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This article was originally printed in the latest issue of Numismatic News.
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It is very easy to take something for granted. We do it all the time and that includes the coins we collect. There are millions of U.S. gold coins in the market today and that means if you want a simple type coin in a higher grade it is usually not that hard to find.

What many do not realize is that despite a history rich in gold coins and a national history rich in gold rushes and the lure of gold, the fact is our current situation with regard to historic gold coins could very easily have turned out very differently.

Most understand that even the current gold coins supplies are what is left from sometimes very large mintages over the years. Large percentages especially of double eagles and eagles were melted after the Gold Recall Order of 1933. The losses in both cases were in excess of 30 percent of all the examples ever made of the two denominations. There were smaller losses of other denominations as well including gold dollars and $3 gold pieces as the public upon learning of the Gold Recall Order was in many cases confused and assumed that they had to turn in all their gold coins.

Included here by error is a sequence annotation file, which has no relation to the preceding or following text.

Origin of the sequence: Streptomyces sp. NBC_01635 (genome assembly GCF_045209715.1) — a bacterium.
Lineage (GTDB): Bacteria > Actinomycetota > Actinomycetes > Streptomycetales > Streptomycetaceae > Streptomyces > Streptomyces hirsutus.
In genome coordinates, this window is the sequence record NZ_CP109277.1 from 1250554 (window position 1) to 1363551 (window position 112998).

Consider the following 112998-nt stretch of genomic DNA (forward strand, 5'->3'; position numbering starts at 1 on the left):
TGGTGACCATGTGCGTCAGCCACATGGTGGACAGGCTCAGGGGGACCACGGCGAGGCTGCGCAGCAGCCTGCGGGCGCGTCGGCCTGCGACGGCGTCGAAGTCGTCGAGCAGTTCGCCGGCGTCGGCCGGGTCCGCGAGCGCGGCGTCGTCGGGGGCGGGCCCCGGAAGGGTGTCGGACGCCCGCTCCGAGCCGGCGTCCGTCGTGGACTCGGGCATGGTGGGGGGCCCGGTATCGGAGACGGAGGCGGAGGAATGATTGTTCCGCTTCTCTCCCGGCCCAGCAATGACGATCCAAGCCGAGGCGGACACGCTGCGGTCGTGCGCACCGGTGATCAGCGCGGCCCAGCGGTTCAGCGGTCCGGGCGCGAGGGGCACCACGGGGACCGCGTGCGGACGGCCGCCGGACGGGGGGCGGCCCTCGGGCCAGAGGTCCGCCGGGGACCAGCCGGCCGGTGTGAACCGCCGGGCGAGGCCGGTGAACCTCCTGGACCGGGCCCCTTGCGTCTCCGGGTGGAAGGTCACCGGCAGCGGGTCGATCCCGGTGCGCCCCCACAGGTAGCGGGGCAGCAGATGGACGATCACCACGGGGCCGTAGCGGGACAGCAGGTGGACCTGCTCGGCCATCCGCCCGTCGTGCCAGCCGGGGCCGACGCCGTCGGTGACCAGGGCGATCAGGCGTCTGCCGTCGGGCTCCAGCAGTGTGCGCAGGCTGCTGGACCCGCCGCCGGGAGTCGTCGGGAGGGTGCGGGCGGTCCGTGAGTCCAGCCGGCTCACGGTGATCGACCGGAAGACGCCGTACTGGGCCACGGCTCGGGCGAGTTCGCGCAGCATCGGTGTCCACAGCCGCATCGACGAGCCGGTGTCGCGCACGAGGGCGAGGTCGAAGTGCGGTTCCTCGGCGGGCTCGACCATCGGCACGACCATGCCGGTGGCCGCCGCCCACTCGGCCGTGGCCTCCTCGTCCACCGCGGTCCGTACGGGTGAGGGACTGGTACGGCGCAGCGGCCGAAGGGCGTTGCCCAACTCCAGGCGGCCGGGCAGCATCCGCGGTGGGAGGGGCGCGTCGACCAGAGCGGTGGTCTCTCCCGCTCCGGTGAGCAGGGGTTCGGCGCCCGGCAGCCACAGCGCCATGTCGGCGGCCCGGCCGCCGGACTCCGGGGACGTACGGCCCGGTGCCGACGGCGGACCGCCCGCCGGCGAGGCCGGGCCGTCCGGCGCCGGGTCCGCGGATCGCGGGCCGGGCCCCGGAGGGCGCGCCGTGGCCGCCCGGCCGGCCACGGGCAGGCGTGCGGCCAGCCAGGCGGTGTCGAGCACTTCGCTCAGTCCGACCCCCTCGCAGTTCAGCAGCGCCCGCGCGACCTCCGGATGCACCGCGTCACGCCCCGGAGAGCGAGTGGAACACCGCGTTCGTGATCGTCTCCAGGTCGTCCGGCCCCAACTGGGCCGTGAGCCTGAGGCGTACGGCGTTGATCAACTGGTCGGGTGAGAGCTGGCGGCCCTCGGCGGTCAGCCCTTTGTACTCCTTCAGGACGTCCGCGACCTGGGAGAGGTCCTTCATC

Certainly as a result of the Gold Recall Order of 1933 millions of gold coins including some better ones were destroyed. What many fail to realize is that it could have been worse. In fact, the Gold Recall Order of 1933 could have virtually wiped out most of the gold coins ever produced in the United States had circumstances not been different. That might seem hard to believe, but it is not at all a stretching of what could have potentially happened and that is part of the story of tracking the gold coins of the United from the day they were made to your collection today.